Amy Dunkin

"Full-time pay, part-time work!" Who wouldn't want a job like that? What employer would be insane enough to offer it?

Yet for those of us with school-age children who have held on to the nannies/sitters we hired when our kids were babies, that's in effect just what we do.

"The peace of mind premium" is what I call it. The price of knowing that when you are working, your children have that consistent, loving, completely trustworthy presence at home. Someone you don't have to worry about, who will be there when they are sick or have a holiday from school or need chauffeuring around to activities in the afternoon, on days when you can't be there because you must be at work.

It's an expensive proposition, for sure, a luxury even. But then these are your kids you're talking about. So you try to make it as financially viable as possible. You add new responsibilities and chores to the job description to fill in the time: more housekeeping duties, errands, meal preparation, things that are more valuable to you than they are to the kids.

You justify it in economic terms. When the kids were preschoolers and she was working virtually nonstop from 7:30 a.m. to 6:30 p.m., it was an impossibly long day at relatively low pay. Now her overall hours are shorter and her wages are fairer. You can't cut her salary because she needs the money to pay her mortgage, her bills, the babysitter for her own young child. If you did, if you said, "We're going to pay you less because we need you less," she'd find another job.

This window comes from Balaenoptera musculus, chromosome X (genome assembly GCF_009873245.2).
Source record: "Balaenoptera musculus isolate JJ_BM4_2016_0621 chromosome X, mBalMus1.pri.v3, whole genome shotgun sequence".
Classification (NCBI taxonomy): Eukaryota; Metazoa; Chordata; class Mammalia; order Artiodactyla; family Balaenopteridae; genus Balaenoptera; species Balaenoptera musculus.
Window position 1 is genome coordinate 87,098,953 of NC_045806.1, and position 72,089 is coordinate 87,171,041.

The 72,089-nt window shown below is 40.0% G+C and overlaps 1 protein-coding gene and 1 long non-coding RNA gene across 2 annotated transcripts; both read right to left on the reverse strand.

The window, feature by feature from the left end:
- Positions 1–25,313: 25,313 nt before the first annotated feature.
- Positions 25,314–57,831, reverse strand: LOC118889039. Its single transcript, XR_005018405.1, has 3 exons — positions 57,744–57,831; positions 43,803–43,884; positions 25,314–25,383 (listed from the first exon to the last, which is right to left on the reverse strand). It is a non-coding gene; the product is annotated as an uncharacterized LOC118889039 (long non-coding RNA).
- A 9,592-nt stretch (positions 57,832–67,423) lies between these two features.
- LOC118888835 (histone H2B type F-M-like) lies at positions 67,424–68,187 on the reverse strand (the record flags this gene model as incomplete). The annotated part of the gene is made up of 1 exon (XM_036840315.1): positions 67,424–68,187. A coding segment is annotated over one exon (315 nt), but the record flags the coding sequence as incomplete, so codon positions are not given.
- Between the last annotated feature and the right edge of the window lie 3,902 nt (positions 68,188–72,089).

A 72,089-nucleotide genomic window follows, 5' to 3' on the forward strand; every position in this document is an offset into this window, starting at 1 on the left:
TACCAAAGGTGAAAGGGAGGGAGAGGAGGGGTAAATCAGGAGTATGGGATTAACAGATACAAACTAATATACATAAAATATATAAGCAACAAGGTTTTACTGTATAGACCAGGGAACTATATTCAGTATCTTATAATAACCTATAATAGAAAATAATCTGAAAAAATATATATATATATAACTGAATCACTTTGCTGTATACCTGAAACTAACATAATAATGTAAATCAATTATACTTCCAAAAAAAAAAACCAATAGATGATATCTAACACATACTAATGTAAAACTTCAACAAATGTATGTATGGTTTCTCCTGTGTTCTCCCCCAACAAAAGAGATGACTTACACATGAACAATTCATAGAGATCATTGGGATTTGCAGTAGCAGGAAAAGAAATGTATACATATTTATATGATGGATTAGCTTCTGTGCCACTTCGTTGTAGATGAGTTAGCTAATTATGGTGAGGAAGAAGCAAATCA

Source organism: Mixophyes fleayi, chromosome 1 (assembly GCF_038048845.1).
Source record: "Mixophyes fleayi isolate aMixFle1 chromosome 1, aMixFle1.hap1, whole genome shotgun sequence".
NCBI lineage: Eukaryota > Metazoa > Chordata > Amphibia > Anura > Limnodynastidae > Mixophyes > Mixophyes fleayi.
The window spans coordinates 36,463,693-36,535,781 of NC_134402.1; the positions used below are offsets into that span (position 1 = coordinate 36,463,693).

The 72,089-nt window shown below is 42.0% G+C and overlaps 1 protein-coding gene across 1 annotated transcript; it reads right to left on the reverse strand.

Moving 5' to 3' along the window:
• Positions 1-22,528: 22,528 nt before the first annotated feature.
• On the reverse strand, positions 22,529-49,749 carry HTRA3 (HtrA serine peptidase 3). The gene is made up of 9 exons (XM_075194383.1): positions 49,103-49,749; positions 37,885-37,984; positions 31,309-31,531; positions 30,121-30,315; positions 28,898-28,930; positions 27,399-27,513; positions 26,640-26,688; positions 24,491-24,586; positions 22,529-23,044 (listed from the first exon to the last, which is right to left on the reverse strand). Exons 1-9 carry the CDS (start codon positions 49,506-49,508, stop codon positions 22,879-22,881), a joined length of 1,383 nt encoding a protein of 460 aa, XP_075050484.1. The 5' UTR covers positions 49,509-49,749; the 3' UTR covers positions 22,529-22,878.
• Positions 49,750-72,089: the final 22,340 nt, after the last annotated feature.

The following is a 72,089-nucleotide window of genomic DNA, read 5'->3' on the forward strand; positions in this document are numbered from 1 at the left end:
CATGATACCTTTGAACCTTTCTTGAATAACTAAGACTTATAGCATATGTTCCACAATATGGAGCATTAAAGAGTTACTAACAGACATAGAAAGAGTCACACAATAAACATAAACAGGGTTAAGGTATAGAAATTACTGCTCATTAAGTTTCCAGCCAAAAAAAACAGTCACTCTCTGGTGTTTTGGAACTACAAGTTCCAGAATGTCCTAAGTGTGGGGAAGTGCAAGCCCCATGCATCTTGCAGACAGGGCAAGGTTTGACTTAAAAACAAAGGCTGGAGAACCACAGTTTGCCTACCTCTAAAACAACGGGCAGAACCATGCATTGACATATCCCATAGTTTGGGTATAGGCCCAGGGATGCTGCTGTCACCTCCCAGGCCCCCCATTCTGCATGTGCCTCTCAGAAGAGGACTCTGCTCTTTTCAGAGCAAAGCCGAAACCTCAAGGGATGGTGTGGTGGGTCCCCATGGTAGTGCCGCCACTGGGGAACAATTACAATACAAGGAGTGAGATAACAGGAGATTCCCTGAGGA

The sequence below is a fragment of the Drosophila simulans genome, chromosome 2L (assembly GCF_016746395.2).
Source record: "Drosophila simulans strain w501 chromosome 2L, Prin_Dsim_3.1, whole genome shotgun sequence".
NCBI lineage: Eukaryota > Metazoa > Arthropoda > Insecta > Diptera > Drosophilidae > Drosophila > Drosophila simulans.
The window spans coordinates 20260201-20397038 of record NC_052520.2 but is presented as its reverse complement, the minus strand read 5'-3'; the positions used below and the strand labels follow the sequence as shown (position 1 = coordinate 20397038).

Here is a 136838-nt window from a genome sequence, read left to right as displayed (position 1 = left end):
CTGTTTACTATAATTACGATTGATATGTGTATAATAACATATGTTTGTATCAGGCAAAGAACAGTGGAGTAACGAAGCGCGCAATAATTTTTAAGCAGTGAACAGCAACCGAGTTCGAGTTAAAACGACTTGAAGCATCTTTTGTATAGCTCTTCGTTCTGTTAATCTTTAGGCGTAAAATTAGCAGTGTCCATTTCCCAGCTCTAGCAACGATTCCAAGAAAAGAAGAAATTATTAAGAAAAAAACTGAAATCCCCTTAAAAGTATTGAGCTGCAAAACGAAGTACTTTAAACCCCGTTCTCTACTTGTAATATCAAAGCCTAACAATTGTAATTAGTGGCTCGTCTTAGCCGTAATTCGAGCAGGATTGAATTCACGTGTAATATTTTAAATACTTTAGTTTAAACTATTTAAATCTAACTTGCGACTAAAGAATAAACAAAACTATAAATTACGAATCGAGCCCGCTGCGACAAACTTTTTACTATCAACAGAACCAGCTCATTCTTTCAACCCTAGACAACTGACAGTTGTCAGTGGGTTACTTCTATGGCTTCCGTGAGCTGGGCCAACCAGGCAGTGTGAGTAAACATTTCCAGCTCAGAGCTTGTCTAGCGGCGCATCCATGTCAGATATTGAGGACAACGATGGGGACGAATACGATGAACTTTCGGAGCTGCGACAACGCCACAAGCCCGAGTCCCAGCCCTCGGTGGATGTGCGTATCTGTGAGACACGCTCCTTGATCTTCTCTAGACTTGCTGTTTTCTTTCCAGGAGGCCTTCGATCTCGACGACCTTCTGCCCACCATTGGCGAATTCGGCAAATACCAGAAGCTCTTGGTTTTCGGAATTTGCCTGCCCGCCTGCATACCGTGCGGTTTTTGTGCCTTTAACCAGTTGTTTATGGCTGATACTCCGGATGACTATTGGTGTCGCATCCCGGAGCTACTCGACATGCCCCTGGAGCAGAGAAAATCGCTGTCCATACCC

Still, I wonder. Our nanny, who was been with us for almost seven years, since right after my second son was born, can go to college full time, taking day and night classes, while she's also working for us full time. She has the time to do it because I can't possibly give her enough to do to fill all the hours. And there's no purpose in making her sit in an empty house with nothing to do simply because we're paying her to be there.

Friends have taken a different approach. They've given up the full-time sitter for au pairs, job-sharing arrangements, a hodgepodge of childcare situations that may involve after-school programs and the kindness of relatives and stay-at-home moms. I tried the latter once, when our nanny was on maternity leave last year. The increased stress level for me in having to rush home before the after-school program closed or cobbling together various arrangements was too much to bear.

So I fork out the full-time salary every week--and a full-time Christmas bonus this week--and I try not to count the hours she's actually working. I know my kids are well taken care of and I can go about my professional business with peace of mind. It's at a premium, yes. Part of it comes out of the college fund or the vacation budget, but I'm lucky I can afford it. Because that's the way it has to be for now.

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